The current pilot project was designed to evaluate the safety and tolerability of a loading dose of divalproex (DVPX) in subjects with cocaine dependence. Seventeen cocaine-dependent subjects were enrolled in an eight-week, open-label trial of 20 mg/kg/day DVPX. Subjects were seen weekly and urine drug screens were obtained at each visit. Over the eight-week trial, craving intensity and frequency as well as reported time using cocaine decreased significantly. Retention in the current study was 79% at week four and 50% at week eight. The medication and dosing strategy was well tolerated. This pilot study indicates that DVPX loading is well tolerated and may be efficacious in the treatment of cocaine dependence. A placebo-controlled trial would be of interest.
"Its efficacy in preventing withdrawal seizures and DTs is not well established, however. CBZ lacks the abuse potential of benzodiazepines and does not potentiate the depressant effects of alcohol on the central nervous system  . Dizziness, nausea, and vomiting, however, are common side effects, particularly at higher doses . "
[Show abstract][Hide abstract] ABSTRACT: Physicians have a growing array of pharmacotherapies available for the treatment of substance use disorders. These medications are of central importance in the treatment of opioid and nicotine dependence and are of growing importance in the treatment of alcohol and stimulant dependence. Pharmacotherapy alone is rarely sufficient treatment for substance use disorder; appropriate psychosocial treatment or mutual help (eg, 12-step) participation is almost always indicated whether or not pharmacotherapy is used. Specialized facilities, licensing, and training are necessary for the use of some of the pharmacotherapies discussed in this article. The obstetrician gynecologist must determine the scope of his or her own practice in this area (ie, when to treat and when to refer) based on interest, training and experience, and available resources.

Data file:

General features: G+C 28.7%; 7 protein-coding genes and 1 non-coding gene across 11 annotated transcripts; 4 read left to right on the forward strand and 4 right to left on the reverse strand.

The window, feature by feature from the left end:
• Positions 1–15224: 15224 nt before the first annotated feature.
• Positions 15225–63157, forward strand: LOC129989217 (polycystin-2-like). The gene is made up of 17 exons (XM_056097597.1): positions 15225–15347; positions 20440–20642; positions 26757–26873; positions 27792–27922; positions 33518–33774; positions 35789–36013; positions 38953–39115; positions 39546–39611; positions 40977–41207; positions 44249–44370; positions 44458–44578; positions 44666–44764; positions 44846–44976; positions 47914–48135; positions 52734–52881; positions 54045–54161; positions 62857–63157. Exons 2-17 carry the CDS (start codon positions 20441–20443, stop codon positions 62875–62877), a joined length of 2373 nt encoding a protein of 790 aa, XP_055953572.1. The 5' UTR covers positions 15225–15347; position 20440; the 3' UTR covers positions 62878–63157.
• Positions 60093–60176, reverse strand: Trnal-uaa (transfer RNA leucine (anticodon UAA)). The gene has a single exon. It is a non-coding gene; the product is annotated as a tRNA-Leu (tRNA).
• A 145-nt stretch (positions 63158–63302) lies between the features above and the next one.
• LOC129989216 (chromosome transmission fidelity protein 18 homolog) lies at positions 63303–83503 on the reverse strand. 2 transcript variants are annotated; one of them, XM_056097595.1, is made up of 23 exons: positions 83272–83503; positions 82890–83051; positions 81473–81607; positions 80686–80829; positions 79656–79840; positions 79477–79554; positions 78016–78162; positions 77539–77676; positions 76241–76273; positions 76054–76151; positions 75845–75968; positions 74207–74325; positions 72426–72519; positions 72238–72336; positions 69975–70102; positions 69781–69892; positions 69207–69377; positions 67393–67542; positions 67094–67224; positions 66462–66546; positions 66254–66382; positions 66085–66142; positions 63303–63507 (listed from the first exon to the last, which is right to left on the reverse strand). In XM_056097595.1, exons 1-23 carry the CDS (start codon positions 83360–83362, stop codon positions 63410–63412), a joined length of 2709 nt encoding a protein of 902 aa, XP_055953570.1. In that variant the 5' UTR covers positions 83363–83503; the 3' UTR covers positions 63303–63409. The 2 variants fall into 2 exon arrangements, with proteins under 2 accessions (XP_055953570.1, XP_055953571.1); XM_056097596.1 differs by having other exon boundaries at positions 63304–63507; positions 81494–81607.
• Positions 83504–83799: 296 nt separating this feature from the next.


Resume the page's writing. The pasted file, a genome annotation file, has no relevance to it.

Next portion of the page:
Obstetrics and Gynecology Clinics of North America 10/2003; 30(3):523-44. DOI:10.1016/S0889-8545(03)00070-6 · 1.38 Impact Factor